Saturday, August 29, 2015

Official Update on Fires Near Ross Creek Cedars

Just received from official Clark Fork Fire Information <clarkfork2015@gmail.com>

"Fire is still one half mile to the southwest of the Ross Cedar Grove. The fire managers feel pretty good that it would survive if the fire does push that way as it is protected with natural barriers and high humidity where it is located.

"They are also planning to put sprinklers in around the trail.

"Don't forget those trees have survived 1000 years of fire including the 1910 and 1889 fires!"

Comprehensive Map of the region.

The harrowing tales those rugged Montana homesteaders told about surviving the 1910 holocaust in those mountain valleys are in Volume 1 of Behind These Mountains, a trilogy of northwestern Montana. To read their accounts free here, Chapter 18, 1910 Fire.

Due to Forest Fires Montana Hwy. 2 Is Closed Between Essex and Libby, MT


A portion of Montana Hwy. 2 is closed between Essex and  Libby, MT in the Kootenai River Valley. Unconfirmed reports claimed Ross Creek Cedars, the ancient grove near Bull Lake is afire aren't true, fire management officials say.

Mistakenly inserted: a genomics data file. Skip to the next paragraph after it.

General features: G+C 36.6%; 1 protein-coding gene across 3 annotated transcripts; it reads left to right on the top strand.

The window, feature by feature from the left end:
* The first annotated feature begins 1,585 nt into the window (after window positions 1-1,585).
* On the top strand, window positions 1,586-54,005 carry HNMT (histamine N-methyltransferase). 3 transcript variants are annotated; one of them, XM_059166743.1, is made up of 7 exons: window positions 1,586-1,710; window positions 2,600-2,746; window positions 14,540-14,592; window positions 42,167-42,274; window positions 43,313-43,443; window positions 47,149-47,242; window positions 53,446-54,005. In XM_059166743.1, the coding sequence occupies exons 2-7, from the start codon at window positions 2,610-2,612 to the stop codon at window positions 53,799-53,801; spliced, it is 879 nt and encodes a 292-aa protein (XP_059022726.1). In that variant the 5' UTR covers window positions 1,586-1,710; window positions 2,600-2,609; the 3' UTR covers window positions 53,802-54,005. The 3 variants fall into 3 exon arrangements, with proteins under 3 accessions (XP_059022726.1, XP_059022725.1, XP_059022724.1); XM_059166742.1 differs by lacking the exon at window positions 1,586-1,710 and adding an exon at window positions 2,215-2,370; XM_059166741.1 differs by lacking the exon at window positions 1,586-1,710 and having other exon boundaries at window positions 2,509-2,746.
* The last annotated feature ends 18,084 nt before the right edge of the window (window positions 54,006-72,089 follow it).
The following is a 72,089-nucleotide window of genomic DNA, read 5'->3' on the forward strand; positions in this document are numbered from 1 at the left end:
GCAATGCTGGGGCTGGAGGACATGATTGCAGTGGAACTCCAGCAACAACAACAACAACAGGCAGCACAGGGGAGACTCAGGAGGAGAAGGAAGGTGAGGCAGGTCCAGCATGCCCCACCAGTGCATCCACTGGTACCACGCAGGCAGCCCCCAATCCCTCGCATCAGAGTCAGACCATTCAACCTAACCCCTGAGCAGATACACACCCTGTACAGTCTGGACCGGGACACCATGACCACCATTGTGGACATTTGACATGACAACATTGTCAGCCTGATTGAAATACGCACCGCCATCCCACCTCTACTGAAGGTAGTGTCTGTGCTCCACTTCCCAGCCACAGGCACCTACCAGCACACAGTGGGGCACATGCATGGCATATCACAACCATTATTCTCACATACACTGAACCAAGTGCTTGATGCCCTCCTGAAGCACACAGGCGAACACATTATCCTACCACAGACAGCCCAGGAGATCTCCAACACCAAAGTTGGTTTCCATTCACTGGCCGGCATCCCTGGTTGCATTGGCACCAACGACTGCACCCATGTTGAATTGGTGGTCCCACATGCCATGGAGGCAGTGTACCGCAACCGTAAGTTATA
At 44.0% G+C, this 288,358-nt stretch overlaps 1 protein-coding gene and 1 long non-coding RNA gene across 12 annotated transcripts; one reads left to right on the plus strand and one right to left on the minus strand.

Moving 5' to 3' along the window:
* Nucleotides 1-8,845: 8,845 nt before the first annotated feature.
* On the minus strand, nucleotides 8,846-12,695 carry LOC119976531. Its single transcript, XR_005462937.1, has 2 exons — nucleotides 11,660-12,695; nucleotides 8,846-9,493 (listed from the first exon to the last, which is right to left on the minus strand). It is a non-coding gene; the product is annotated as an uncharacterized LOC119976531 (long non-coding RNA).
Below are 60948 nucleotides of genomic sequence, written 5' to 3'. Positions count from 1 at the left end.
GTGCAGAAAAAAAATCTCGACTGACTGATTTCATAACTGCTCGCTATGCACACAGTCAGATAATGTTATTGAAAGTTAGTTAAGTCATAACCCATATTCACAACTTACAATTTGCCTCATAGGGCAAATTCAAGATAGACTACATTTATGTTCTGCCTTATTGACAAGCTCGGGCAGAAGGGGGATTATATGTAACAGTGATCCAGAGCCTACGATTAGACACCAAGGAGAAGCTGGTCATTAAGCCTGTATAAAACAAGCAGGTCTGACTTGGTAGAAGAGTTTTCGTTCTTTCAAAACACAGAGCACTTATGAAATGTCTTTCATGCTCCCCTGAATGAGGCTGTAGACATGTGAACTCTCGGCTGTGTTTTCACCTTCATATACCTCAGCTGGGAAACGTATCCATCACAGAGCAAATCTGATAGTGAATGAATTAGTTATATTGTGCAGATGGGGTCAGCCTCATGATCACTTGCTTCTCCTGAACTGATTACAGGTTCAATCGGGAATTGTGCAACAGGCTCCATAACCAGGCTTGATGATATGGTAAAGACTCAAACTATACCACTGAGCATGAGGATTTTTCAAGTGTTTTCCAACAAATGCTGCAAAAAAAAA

The latest official information, posted 2 hours ago, is at InciWEB.

As soon as it's received, I'll post the current status I requested from Clark Fork Complex command officials.
 

Friday, August 28, 2015

Wildfires in the West Expected to Burn Until September 28, 2015


Fires are expected to burn in The Clark Fork Complex until September 28th, according to the latest estimate posted approximately half an hour ago on  inciWeb, Incident Information System.


Comprehensive Map of the region.

Ross Creek Cedars near Bull Lake, in neighboring Lincoln County, may be spared according to latest information that said the Scotchman Peak fire is one mile from the ancient grove.

Friendsof Scotchman Peaks Wilderness 

Fire Update:

"Infrared technology was able to cut through the smoke and give fire managers a picture of what the fires have been doing under their blanket of smoke over the past few days. The Scotchman's Peaks Fire is now measured at only 1920 acres, a decrease from previous measurements. It continues to burn islands on the interior of the fire and up on the steep, rocky slopes beneath Scotchman #2. Activity on the southern edge of the fire, near Clark Fork, has nearly ceased....